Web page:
This isn’t a We-Know-How-to-do-it in the North story. I’m not from the North. I’m from the Upper Midwest. I’m not sure I never knew how to do it.
In Charlotte, snow rents. Snow lives in Minneapolis. I wouldn’t mind, now that my kids are grown and gone, never seeing it again. I flew to Charlotte from Minneapolis Monday. When I woke up in a suburb called Minnetonka, the temperature was 13 degrees below zero. When I drove to the airport, it had warmed to nine below.
The weather in Charlotte, even the last two days, is much more civil. I love to see my neighbors make peace with it. Two of them built a great snowman with green tennis ball eyes.
Walking down the street early Wednesday evening, I saw no cars but four pedestrians. I stepped into two bars to see if they were open and immediately left. They were overrun.
I was just walking around. I’m not good at staying in.
In Minnesota, you embrace the cold or pretend to ignore it.
I skied maybe five times, and it wasn’t fun the way basketball is fun or tackle football in the snow is fun. Tackle football in the snow was fun until I was clipped from behind chasing the guy who intercepted my pass and blew out my left knee.
I liked driving a snowmobile. A friend of mine's familily had a place in the country, and we’d jump on the snowmobiles and take off. They’re a blast to drive. The tough part is finding your way back. I’d remember taking a left at the snow-covered house and a right at the tall trees. But all the houses are snow-covered and most of the trees are tall. Getting lost was, at least for awhile, part of the appeal.
When I was a kid, I played basketball. As I remember it, the Catholic school kids played basketball and the public school kids played hockey. When my brother switched from the Catholic school to the public school, he switched from basketball to hockey.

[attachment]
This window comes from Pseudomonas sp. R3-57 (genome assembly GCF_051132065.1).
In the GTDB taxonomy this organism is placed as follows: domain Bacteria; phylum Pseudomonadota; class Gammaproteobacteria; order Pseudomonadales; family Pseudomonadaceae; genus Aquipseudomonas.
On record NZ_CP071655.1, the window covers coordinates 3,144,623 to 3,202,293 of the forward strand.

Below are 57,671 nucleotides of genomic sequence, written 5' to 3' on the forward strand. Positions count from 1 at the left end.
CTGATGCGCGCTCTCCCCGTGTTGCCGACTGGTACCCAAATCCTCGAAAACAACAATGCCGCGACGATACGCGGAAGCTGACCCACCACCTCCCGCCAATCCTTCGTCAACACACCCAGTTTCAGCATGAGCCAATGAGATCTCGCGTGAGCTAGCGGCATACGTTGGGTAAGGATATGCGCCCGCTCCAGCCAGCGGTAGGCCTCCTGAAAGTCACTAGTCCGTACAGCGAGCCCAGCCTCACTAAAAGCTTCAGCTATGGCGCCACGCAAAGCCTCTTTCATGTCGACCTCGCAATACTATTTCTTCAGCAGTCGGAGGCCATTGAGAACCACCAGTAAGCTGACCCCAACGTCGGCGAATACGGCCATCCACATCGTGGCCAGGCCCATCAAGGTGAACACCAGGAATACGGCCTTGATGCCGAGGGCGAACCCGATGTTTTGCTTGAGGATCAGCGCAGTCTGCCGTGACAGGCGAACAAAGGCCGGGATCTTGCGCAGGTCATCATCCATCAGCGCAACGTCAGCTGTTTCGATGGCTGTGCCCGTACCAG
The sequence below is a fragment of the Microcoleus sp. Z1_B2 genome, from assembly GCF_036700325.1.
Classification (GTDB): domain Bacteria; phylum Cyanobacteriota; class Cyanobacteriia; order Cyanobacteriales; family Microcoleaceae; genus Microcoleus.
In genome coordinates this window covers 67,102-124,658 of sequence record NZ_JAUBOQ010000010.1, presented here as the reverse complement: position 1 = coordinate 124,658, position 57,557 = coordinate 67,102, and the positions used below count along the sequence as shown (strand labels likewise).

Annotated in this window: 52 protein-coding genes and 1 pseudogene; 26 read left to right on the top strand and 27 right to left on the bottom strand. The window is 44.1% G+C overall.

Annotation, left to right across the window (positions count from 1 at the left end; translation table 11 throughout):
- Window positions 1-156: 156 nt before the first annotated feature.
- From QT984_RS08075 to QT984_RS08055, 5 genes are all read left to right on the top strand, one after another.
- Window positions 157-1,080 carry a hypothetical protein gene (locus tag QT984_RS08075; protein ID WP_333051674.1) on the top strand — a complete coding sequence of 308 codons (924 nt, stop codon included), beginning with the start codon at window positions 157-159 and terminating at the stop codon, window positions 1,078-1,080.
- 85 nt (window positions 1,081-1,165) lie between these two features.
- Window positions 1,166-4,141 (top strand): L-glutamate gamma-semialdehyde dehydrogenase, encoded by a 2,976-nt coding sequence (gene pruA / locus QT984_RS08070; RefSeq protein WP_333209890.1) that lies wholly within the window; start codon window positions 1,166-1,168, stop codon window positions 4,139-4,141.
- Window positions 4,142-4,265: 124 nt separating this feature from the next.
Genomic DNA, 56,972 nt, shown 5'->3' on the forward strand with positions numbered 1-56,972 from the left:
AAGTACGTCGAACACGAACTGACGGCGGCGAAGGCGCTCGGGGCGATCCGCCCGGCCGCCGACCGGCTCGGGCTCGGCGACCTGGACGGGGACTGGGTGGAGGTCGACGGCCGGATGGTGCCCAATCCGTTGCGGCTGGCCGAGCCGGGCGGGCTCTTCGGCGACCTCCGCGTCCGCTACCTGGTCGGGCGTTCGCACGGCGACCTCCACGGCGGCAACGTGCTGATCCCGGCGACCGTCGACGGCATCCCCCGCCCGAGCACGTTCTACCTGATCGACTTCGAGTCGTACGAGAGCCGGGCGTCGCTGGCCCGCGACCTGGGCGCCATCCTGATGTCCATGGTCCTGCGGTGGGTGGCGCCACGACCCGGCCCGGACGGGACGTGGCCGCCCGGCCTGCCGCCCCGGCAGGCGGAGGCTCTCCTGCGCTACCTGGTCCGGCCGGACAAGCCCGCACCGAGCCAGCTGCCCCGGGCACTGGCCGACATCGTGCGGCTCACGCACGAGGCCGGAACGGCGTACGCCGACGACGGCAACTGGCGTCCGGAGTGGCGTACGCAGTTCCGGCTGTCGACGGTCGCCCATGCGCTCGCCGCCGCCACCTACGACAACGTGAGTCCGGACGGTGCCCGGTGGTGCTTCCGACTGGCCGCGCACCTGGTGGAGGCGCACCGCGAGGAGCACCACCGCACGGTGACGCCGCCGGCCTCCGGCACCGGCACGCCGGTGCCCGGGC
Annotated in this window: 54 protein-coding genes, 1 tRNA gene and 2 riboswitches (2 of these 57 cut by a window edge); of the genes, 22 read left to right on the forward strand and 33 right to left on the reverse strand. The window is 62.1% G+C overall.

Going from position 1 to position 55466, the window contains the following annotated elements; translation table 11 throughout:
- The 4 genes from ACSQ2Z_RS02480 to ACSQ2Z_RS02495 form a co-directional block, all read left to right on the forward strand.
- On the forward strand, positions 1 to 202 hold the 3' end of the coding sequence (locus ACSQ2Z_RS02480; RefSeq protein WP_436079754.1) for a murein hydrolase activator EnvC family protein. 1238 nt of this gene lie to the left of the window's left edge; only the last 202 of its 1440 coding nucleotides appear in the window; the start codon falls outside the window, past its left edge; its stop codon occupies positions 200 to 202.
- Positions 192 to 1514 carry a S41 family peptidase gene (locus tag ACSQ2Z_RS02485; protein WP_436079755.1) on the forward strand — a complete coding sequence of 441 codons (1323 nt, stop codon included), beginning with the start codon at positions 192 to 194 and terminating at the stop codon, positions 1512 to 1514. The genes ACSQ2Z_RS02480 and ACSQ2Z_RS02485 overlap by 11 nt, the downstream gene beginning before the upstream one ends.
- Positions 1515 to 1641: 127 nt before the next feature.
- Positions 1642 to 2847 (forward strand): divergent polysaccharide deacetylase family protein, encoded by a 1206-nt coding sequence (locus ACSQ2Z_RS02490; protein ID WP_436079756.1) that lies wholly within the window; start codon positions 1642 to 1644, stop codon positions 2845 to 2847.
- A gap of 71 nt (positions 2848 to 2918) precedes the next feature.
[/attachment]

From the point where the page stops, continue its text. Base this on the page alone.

I was a terrible skater. I’m pigeon toed so the blades kept hitting. I could run a little, so I played boot hockey. We played on boots instead of skates and used a plastic ball instead of a puck. It was a big enough deal that there were leagues.
Sometimes I'd pretend I was in the Alaska Jack London wrote about, trying to return to civilization, and topple into a snow bank. I kept that game to myself.
The best thing we did as kids and later with our own kids was get on a sled and go down a hill. You fly, and you never really know when or how a ride will end.
There was a great hilly park with multiple runs four blocks from the house where I grew up. At the bottom was a tennis court and beyond the court a two-lane road and a lake.
We’d go all day and then, moments before we froze, walk to somebody’s house, usually mine because my mom never kicked us out no matter how wet our clothes were.
Like any kids, we’d get bored after a few hours. A friend of mine named Al happened to have some rope, and we tied our sleds together. We were on our stomachs. We started at the top of the steepest run. We were flying, and we had no idea when or how the ride would end.
It ended on the tennis courts. I saw Al go to the right of the metal pole tennis players would attach the nets to, and I went to the left. I still remember looking at Al, and at the rope, and at the pole, and wondering what would happen.
What happened was I learned more about physics than I ever would in school.
The rope tightened and the sleds stopped.
We didn’t. We were like little Supermen, flying above the court, arms outstretched. I wondered if we could clear the road and reach the lake.
The though ended when we hit the ground.
We stood up dazed, looked at each other and laughed. We never did it again.
I’d do it now, though. All I need is a rope and a sled and somebody to take Al’s place.